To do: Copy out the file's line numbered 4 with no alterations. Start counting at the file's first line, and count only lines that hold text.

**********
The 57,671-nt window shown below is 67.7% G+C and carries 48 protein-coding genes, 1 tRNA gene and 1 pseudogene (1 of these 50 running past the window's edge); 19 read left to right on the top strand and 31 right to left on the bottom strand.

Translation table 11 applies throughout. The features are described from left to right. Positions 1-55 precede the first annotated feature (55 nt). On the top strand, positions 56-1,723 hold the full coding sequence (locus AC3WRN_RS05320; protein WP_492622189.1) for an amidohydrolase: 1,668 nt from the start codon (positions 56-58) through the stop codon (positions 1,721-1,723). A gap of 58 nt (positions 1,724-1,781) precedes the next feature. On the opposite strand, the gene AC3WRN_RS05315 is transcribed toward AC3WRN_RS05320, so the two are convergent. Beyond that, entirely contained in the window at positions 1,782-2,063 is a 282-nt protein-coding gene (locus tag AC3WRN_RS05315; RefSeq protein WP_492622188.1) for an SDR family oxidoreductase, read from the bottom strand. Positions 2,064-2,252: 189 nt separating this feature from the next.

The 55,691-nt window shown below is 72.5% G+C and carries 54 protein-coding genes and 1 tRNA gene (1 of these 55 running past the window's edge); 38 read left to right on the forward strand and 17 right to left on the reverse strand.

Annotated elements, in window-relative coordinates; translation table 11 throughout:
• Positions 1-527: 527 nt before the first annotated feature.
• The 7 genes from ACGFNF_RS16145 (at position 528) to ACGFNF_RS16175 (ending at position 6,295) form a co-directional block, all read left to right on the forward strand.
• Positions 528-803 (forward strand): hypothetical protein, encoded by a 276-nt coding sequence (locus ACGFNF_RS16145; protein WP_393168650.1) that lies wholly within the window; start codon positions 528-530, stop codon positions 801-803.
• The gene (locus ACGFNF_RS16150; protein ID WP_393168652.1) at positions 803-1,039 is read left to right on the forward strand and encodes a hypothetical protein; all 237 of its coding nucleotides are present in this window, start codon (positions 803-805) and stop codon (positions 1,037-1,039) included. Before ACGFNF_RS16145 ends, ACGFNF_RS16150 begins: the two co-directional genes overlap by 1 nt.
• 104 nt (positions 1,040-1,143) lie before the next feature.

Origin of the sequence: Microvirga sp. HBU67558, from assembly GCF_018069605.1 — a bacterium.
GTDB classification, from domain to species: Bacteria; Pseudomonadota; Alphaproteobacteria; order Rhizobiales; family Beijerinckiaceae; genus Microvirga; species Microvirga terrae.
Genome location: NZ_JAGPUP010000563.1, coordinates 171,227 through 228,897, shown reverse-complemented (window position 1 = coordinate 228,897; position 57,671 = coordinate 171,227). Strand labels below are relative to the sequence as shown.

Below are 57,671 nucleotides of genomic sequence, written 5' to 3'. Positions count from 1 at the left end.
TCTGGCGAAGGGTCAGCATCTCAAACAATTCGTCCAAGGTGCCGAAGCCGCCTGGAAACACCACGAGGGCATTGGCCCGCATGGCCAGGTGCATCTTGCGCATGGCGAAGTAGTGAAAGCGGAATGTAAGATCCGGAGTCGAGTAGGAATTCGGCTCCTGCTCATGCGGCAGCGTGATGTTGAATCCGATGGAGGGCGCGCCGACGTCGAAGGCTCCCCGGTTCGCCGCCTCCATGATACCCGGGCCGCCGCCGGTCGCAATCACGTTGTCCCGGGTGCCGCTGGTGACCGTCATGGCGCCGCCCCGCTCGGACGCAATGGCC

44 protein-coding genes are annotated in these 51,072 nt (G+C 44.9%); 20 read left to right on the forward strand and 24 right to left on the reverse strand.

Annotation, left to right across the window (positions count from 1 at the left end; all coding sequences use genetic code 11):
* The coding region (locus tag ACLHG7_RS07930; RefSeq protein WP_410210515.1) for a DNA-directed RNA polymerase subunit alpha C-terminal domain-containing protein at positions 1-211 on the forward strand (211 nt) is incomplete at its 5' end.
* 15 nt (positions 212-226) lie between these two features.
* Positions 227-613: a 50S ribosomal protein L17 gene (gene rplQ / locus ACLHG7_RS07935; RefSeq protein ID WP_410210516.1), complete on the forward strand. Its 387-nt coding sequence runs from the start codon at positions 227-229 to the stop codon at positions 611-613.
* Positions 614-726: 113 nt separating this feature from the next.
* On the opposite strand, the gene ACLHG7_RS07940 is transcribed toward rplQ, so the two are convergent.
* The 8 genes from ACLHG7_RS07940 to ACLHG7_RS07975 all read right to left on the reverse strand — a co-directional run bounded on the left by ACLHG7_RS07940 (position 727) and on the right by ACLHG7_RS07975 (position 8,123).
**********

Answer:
Annotated elements, in window-relative coordinates; translation table 11 throughout: